“Shortly after my parents were married, one of my father’s relatives invited him to Phoenix, Arizona, to work as a carpenter. I was the oldest child in our family, and I lived in Phoenix all my life until I became a General Authority. It was good that my parents moved to Arizona, because there’s something that draws a family together in the mission field. When I was growing up, we had one ward in Phoenix, and the members of the ward were like a big family. We learned to depend on each other. I referred to the men of my father’s age as ‘uncle’ and the women of my mother’s age as ‘aunt.’”
Bishop Peterson remembers his childhood home as being “a simple home. We ate mush every morning. I still eat it. I’ve been eating mush for sixty years. My parents were never well-off financially, even though my father and mother were very hard workers. Mother made do with things, and my three brothers and I were all taught to work. We ironed clothes, cooked, put up fruit, and did the washing. Father was a stern disciplinarian, yet our home was a loving home. When we needed it, we were disciplined, but I never remember a time when I felt that Father didn’t love me.
“Our parents were great supporters of their sons. They made us feel important and that we could do anything that we wanted to, even though we didn’t have many material things. Neither my mother nor my father graduated from high school, but they studied books and took courses by mail. Somehow they helped generate in their sons a desire for an education.
“I never heard my father speak disrespectfully to my mother or about my mother. He never made light of her accomplishments or made fun of her in any way.
“We were taught obedience in our home, and our parents were obedient too. Anything that they were asked to do by the Church authorities they did without question. I never heard them speak disrespectfully about any teacher or Church leader. In fact, they never spoke derogatorily about anybody.
“We had prayer in our home every morning, we all paid tithing, and we went together to our church meetings. We expressed our love for each other often. As boys we embraced each other and our father too. Later, when we left home for school or missions or the service or returned, we always embraced each other. We still do.
“We found out that it was good to have a sense of humor. We learned that when certain things happened in our family it was best just to laugh about them.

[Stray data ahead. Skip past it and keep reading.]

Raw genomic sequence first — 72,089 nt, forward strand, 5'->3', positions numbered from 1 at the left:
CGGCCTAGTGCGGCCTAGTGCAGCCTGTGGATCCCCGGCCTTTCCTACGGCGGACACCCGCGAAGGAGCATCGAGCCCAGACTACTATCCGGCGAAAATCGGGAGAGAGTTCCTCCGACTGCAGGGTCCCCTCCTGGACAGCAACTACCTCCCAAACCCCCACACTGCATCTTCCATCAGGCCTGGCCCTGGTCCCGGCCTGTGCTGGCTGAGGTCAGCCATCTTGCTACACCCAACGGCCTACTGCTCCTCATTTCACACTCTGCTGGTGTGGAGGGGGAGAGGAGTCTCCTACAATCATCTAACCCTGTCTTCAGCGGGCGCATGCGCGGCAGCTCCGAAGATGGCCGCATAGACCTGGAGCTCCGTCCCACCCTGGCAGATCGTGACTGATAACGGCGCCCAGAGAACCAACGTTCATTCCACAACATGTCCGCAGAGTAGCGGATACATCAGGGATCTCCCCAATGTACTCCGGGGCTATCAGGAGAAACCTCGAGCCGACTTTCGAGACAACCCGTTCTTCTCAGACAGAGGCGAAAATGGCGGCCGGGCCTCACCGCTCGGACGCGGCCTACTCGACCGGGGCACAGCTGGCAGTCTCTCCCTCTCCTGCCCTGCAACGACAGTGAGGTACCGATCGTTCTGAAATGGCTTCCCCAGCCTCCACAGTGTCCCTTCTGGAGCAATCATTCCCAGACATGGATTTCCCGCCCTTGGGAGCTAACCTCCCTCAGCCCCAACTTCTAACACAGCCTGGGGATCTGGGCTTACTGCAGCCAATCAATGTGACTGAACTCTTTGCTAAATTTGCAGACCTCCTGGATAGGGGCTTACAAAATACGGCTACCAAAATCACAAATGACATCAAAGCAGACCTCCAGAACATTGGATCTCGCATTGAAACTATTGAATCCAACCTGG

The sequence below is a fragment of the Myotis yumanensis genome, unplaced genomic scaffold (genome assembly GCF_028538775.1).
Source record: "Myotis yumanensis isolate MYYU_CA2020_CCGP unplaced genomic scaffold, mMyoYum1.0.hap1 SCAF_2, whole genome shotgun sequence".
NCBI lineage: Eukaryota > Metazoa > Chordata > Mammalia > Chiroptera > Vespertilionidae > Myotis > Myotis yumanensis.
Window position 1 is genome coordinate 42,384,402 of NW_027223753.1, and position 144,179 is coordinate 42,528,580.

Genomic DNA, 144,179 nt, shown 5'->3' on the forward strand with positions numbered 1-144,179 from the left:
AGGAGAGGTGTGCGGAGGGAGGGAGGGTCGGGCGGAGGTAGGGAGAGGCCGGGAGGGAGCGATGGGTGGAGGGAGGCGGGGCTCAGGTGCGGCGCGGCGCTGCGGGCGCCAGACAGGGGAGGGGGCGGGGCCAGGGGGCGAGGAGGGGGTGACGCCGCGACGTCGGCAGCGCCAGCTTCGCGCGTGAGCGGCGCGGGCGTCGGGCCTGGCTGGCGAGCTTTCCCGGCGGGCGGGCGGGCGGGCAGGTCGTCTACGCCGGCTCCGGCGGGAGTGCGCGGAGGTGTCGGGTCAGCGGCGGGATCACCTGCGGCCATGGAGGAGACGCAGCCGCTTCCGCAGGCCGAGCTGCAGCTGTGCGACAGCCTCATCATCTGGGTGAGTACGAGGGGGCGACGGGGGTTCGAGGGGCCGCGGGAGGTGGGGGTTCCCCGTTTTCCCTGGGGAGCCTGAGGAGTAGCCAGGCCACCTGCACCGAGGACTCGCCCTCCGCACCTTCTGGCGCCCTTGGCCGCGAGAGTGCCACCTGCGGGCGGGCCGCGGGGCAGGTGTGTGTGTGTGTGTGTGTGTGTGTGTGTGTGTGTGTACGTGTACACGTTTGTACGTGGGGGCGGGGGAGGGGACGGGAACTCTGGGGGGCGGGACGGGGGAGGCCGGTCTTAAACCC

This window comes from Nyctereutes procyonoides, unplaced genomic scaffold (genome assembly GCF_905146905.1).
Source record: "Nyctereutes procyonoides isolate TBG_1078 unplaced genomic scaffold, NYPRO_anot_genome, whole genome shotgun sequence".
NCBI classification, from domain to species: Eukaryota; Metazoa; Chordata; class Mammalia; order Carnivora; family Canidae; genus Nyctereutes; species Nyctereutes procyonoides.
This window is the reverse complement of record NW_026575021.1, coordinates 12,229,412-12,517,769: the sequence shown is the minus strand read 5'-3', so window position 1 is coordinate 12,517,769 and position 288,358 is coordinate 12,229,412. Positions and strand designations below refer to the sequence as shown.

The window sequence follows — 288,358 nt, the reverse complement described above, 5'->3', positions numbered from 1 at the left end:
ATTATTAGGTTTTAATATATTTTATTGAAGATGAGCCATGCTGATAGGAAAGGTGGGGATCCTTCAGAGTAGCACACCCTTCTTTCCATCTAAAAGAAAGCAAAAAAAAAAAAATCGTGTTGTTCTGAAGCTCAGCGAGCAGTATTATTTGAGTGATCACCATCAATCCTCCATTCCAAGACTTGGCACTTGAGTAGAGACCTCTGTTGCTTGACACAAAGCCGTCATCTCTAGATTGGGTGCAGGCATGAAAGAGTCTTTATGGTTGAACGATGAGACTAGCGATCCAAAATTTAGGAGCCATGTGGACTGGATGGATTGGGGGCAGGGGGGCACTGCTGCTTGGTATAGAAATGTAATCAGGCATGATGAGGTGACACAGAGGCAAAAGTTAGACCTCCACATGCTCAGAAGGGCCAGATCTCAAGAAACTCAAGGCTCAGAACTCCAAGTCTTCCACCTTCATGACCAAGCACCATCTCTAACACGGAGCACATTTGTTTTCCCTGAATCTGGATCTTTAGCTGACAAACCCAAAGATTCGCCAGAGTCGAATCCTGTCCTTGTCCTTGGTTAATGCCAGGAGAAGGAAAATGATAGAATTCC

“As boys we had work to do, and we always got it done. We lived in the city on a fifty-foot by seventy-five-foot city lot, so mother had to think of things for us to do. I still have the aluminum bucket that we used to wash windows. Mother would put a little ammonia and water in the bucket. Then she’d give us a rag to clean the windows and old newspapers to wipe them dry. We’d wash those windows and then rewash them just because we didn’t have many other chores. We waxed the floors and rewaxed them. We always had time to play, though, and Mother and Father always let us have a free hand. They let us dig trenches or make underground huts or build tree houses.
“We swam a lot in the canals and rivers. I remember one time when we were in the water and my youngest brother turned upside down and couldn’t get right side up again. We pulled him out of the water and put him on the bank and pumped the water out of him. When we returned home, one of my brothers shouted, ‘Mom! Dad! Bob fell in the river, and we gave him artificial restoration.’
“In Phoenix it’s very warm in the evening. Our folks would often put us in the car and drive on the country roads to cool off. We never had a radio in the car, so we’d sing. We’re not good singers, but we enjoyed it. We sang anytime we rode in the car.
“Every summer, for many years, Dad would drive us to Utah as soon as school was out. The trip would take two or three days, and we would usually stop in Scipio where my Grandma and Grandpa Peterson lived. Then we’d come up to Taylorsville to visit my cousins, whom we were very fond of. Dad would go back to Phoenix, and at the end of summer he’d come back to get us for school. While we were away, Dad wrote letters to us regularly.
“Dad was a great penmen, and during the fifteen years he was a ward clerk, his minutes of the meetings were beautiful. People made quite a point of his excellent penmanship.
“My brothers and I were Boy Scouts. We couldn’t afford to buy sleeping bags, so Mother went to a flour mill and brought some empty flour sacks home. She heated water and bleached the sacks in a tub, then dried them and sewed them into the shape of sleeping bags. Then she built a fire and dyed the sacks green. Over another fire she prepared a mixture of paraffin and other things to waterproof the sleeping bags, and she made a woolen quilt to put inside each one. She made those bags fifty years ago, and only last summer she made a new cover for mine, which still has the original quilt!
“I believe that every child is important to the Lord. I know that children can, just by their example, affect the lives of their peers in ways that they don’t realize. There are those who are timid or afraid to extend themselves. If you don’t feel that you have the talents that others have, I encourage you to develop your spirit, because there are messages from your spirit that are given to others—without a word being spoken—that can strengthen and lift their spirits. I’ve always appreciated the example of Ammon. Before King Limhi ever learned anything about Ammon, he felt a spirit about him that was different from that of anyone else he had ever met.
“I don’t know of anything that’s more strengthening in this life than fervent prayer. If you ever feel lost, discouraged, or unimportant, pray to Heavenly Father. You are far more important than you may think you are. The Lord has given you individual talents, He wants you to succeed.”